Image courtesy of Lionsgate

Right before we opened, we were told there would be a national sponsor, and we were very excited, because we thought that meant big time – and that meant a tube of acne cream on every poster. And I was horrified. And I couldn’t do anything about it. And then the sponsors found that there was an illegal abortion, and they were worried that there would be a backlash, or that the Catholic Church would protest, so they came to me and said, “We’ll give you money to go back into the editing room and take the illegal abortion out.” And I said, “Oh, I’d be so happy to, but as it happens, it’s so into the plot that if I took it out, there’s no reason for Baby to learn to dance. There’s no reason for her to dance with Johnny, to dance at the Sheldrake, to fall in love with him, to make love with him, so the whole plot falls apart, so I can’t do it.” And they said, “Oh jeez, too bad,” so the tube of acne cream disappeared, to my joy, and [the abortion] stayed in.

I always thought if you were going to put any kind of message in, it has to be as carefully plotted in as that, because if it’s at all adjacent, it’s going to end up on the cutting room floor. So that was fine. Not many people talked about it, except that we got a very, very big feminist audience.

On the state of women in the film industry today:
Don’t make any mistake; it’s still very hard. What will happen is the entry level is easier. It’s easier to get in because you won’t necessarily have to go in on a low, low, low level. You’ll get a more high profile job faster. But as it goes on and on and on, you will see men around you who, if you’re no careful, are going to move way ahead, even though they’re not as good as you. So keep watching, because at the beginning, it doesn’t seem you have the problems that we had, but a lot doesn’t change. It gets easier in the early stages, but that’s, in a way, window dressing.

There are more women than there used to be, but if you look, if you look at it in terms of percentages, it’s still terribly low. I remember being invited to a Director’s Guild dinner, because I had directed a big screen movie, and they were very, very concerned that I come, and I didn’t know why they kept urging me to come, until I realized when I did come that if I didn’t come, there would be no women. Now there would be some women there. But I remember when I came, the gift at everybody’s plate was shaving lotion. And I said, “Hey guys, you made me come, and look at this.” And the next year they had a little cigar and whiskey bar, and now there are more women there, but what are there, ten, fifteen percent? I don’t know. This is a number that comes out of the air. But it’s certainly not commensurate with talent, or energy, or entitlement.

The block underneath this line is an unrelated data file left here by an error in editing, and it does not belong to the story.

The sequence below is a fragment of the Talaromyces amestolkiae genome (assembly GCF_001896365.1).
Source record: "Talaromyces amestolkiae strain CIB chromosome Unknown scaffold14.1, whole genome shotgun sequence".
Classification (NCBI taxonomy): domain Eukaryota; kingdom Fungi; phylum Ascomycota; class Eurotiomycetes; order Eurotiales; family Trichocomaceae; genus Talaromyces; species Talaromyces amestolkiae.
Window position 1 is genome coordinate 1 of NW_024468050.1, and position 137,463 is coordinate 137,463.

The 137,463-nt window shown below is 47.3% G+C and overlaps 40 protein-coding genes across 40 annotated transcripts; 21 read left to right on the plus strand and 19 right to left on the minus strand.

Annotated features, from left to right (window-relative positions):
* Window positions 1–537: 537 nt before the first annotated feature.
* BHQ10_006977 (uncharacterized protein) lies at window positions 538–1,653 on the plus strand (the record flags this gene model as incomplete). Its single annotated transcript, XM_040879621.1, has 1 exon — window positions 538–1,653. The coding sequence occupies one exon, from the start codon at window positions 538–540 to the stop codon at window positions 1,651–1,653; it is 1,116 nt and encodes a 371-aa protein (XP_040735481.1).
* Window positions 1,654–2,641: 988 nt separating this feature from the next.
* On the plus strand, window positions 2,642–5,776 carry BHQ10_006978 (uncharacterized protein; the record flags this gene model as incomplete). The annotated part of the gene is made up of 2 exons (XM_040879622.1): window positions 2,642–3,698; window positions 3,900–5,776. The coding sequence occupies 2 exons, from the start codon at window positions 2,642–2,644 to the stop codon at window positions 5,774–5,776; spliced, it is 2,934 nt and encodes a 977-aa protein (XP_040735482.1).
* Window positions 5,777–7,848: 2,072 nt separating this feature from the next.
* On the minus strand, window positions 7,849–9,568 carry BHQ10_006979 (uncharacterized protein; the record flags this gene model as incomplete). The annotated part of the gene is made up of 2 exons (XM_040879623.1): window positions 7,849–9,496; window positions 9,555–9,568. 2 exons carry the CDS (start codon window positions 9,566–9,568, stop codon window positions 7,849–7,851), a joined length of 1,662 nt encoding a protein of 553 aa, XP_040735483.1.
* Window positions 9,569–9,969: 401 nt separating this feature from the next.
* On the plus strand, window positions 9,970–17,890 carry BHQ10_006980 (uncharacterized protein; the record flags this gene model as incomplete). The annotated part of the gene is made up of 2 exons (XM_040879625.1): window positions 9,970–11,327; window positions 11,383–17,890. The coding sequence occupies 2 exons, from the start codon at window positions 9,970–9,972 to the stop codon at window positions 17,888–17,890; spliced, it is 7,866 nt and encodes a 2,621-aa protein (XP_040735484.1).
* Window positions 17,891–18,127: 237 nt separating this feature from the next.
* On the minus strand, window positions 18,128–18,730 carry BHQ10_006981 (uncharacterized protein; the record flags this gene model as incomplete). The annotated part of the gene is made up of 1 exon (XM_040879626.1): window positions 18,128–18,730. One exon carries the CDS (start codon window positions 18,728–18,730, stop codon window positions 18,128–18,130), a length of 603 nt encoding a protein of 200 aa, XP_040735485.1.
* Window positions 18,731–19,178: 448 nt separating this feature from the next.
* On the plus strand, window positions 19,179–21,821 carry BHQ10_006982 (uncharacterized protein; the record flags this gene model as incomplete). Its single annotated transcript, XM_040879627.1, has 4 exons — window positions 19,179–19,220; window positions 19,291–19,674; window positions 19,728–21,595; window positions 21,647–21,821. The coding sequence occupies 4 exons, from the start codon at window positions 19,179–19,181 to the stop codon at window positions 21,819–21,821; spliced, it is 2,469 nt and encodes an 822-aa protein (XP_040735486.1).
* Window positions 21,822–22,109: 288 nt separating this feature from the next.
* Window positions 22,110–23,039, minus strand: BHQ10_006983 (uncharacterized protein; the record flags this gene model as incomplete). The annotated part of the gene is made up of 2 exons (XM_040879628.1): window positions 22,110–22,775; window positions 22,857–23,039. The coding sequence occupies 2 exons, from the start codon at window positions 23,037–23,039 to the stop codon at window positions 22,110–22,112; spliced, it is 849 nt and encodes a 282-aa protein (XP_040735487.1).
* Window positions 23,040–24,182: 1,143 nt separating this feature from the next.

Image courtesy of Lionsgate

On discovering the feminist blogosphere:
Just in the last month or so, someone asked me for a quote, and people started sending me feminists blogs — which I hadn’t seen — which were really, really interesting. And I did an interview for Jezebel, who asked me only about the political and social themes inside [Dirty Dancing]. I’m so thrilled when that happens that I sort of don’t know what to do. And they got so many responses from women saying, “Thank you for making me understand that this was not a guilty pleasure, but something that is very important to me in my life.”

I’m slow to look at blogs, but I’ve been astounded by letters. And the other feminists thing – the name of it I forget – it was sent to me about a month ago where people were writing in about Dirty Dancing, and I think that may be about the time of Patrick [Swayze’s] death. And the women were so – there were men who wrote in, too – but they were so smart, and the agenda was so interesting, and so full of shared causes and things, that I thought, “Oh my God, it’s the future.” It was quite thrilling for me. I mean, not having to do with Dirty Dancing – that was gratifying – but just the idea that all these smart, smart women were leading the dialogue, even though men wrote in, too, all of them just seemed as if they were setting the agenda themselves. And that was terrific, and that certainly wasn’t true when I started out.

2 Comments
  1. May 25, 2010 9:12 am

    this is one of my all-time favorite movies. i had a similar growing up with it and finding new meanings in it kind of experience. it’s such a joy to hear from the writer and find out how important the messages were to her and how hard she worked to make them integral to the film. thanks so much for this!